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Stainless steel is the name given to a family of corrosion and heat resistant steels containing a minimum of 10.5% chromium. Just as there is a range of structural and engineering carbon steels meeting different requirements of strength, weldability and toughness, so there is a wide range of stainless steels with progressively higher levels of corrosion resistance and strength. This results from the controlled addition of alloying elements, each offering specific attributes in respect of strength and ability to resist different environments. The available grades of stainless steel can be classified into five basic families: ferritic, martensitic, austenitic, duplex and precipitation hardenable.
Ferritic stainless steels have a “body-centred-cubic” (bcc) crystal structure, which is the same as that of pure iron at room temperature.
The main alloying element is chromium, with contents typically between 11 and 17%, although a higher chromium content of about 29% is found in one specialised grade. Carbon is kept low which results in these steels having limited strength. They are not hardenable by heat treatment and have annealed yield strengths in the range of 275 to 350 MPa.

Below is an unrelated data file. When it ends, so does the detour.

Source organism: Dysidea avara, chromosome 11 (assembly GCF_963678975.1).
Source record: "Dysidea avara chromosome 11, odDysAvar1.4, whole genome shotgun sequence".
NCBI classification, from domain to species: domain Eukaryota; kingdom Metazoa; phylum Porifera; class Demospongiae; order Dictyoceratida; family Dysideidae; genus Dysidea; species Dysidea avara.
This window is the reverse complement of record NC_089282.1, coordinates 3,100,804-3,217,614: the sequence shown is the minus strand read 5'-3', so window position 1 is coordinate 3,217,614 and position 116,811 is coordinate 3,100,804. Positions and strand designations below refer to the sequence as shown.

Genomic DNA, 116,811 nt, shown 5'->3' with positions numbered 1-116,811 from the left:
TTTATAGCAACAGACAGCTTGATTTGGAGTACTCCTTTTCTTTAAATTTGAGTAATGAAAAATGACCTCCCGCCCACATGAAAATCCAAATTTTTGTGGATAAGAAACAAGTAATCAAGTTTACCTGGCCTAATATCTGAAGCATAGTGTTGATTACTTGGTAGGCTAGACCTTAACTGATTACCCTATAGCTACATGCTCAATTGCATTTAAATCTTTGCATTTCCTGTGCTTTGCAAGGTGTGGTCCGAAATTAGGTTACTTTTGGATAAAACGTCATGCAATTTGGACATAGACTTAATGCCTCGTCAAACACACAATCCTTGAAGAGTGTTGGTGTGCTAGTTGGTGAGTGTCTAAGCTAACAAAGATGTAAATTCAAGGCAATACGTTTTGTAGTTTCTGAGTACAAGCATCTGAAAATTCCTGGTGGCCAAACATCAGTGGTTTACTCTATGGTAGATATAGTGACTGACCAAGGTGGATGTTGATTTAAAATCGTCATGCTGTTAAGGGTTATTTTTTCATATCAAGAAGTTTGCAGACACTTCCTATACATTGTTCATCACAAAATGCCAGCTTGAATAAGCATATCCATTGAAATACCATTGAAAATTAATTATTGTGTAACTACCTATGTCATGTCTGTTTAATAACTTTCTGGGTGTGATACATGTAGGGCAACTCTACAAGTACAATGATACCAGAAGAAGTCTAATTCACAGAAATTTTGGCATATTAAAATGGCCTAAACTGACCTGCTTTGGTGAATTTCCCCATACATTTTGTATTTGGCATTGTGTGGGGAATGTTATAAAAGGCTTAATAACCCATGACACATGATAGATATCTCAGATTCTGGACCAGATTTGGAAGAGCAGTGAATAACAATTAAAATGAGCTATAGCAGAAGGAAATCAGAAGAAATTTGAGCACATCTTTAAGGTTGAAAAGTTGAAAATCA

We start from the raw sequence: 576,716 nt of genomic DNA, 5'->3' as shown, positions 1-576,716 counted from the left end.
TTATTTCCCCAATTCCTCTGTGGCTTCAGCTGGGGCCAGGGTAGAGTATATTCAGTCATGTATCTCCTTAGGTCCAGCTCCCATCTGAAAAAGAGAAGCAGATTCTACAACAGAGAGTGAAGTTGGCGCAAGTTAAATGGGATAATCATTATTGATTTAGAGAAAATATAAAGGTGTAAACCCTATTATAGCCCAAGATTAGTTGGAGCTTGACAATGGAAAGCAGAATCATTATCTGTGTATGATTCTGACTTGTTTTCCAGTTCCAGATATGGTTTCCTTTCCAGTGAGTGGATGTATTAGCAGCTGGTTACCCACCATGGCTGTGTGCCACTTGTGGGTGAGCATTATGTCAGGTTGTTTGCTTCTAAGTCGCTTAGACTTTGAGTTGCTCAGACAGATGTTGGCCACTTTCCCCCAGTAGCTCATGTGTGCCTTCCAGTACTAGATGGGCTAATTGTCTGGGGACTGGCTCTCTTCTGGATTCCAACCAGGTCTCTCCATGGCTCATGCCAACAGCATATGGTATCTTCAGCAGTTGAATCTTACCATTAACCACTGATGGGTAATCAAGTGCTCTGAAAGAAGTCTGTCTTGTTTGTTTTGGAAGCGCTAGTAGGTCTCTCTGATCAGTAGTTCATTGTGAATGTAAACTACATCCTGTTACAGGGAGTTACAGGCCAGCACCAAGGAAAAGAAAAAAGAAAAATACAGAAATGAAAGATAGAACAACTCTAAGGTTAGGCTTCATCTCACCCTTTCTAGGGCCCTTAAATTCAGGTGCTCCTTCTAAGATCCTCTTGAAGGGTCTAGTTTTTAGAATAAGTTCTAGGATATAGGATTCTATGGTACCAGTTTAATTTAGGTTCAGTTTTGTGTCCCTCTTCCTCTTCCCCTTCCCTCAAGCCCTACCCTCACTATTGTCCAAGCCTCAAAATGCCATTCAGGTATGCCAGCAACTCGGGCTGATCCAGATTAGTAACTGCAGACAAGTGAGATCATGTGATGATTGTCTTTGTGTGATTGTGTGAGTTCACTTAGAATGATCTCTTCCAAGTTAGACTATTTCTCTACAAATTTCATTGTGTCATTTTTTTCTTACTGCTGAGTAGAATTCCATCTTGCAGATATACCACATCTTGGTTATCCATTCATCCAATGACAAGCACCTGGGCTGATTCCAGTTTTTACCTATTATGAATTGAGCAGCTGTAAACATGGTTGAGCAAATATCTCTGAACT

The ferritics are usually lower in cost compared to the austenitic steels due to the absence of nickel. They have often been thought of as also having lower corrosion resistance. However, stabilised grades such as 1.4509 and 1.4521 are broadly similar in corrosion resistance to 1.4301, (304), and 1.4401, (316). The main disadvantages of the ferritics are:
They are however a “soft ” ferro-magnetic group and so do have some special uses, for example as solenoid cores.
More details on these grades is available in the article Related ferritic stainless steel grades.
A detailed booklet on the Ferritic Stainless Steels can be downloaded from here.